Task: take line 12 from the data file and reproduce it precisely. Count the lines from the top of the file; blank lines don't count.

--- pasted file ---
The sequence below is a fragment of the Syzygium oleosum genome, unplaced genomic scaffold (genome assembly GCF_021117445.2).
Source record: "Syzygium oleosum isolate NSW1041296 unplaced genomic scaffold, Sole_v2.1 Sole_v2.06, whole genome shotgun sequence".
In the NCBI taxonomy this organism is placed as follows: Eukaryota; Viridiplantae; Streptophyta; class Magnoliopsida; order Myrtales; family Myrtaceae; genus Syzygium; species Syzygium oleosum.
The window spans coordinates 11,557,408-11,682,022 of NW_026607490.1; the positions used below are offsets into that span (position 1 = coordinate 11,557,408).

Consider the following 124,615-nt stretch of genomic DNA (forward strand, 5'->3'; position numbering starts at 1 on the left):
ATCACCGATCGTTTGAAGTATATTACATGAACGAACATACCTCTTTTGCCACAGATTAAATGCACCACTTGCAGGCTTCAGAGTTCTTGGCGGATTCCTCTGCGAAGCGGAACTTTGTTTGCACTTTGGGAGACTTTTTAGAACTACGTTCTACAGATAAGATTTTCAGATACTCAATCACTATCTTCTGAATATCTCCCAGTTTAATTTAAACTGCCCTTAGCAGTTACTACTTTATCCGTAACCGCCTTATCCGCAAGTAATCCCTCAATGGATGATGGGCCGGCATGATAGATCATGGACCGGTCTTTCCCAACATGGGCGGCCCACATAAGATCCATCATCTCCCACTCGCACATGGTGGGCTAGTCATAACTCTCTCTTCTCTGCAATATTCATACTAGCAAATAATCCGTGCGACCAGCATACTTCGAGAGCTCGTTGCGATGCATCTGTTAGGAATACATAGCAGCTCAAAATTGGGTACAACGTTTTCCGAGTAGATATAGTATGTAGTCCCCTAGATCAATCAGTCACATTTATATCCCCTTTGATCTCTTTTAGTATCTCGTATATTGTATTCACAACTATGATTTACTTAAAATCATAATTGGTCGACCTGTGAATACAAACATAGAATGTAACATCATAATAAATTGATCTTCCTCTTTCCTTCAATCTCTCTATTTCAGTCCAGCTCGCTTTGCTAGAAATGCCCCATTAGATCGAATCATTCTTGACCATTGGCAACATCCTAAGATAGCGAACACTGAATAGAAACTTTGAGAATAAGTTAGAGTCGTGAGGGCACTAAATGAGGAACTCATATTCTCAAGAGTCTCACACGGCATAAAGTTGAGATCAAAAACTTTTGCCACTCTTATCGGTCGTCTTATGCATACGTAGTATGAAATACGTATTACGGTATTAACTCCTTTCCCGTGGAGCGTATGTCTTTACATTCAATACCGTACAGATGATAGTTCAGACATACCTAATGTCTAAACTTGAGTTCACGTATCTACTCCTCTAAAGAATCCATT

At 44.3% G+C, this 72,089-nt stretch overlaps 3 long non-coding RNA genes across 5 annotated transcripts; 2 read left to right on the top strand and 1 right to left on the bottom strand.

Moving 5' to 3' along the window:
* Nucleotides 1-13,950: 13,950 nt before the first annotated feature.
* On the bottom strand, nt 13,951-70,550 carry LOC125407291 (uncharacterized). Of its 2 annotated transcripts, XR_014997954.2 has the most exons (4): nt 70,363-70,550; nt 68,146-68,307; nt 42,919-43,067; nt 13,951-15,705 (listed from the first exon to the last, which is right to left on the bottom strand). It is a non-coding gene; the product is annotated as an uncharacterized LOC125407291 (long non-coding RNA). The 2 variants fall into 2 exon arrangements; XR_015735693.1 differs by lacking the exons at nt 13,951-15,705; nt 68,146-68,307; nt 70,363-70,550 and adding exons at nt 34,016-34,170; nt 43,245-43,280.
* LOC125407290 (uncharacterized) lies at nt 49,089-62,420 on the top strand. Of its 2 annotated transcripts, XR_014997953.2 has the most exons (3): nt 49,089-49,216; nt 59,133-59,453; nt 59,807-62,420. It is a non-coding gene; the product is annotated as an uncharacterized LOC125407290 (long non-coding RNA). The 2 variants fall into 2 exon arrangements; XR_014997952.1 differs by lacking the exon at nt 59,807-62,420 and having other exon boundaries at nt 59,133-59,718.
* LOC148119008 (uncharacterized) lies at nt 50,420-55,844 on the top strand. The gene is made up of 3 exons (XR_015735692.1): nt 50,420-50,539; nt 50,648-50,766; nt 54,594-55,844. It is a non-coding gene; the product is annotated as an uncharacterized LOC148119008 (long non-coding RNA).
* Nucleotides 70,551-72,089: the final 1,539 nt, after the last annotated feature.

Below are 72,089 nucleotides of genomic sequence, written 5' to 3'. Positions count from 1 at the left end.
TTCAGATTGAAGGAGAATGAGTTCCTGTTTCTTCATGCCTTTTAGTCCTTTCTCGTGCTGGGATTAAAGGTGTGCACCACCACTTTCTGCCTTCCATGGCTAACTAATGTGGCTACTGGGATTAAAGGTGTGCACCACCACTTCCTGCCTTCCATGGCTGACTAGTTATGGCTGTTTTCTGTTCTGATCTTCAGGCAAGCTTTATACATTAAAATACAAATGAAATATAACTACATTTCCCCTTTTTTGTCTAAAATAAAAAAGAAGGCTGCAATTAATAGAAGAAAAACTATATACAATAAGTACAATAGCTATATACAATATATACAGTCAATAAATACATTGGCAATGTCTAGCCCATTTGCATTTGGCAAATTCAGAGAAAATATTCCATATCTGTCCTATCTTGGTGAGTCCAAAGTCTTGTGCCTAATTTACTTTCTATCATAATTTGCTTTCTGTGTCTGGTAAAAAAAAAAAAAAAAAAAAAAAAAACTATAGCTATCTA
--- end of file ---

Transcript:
* LOC148119008 (uncharacterized) lies at nt 50,420-55,844 on the top strand. The gene is made up of 3 exons (XR_015735692.1): nt 50,420-50,539; nt 50,648-50,766; nt 54,594-55,844. It is a non-coding gene; the product is annotated as an uncharacterized LOC148119008 (long non-coding RNA).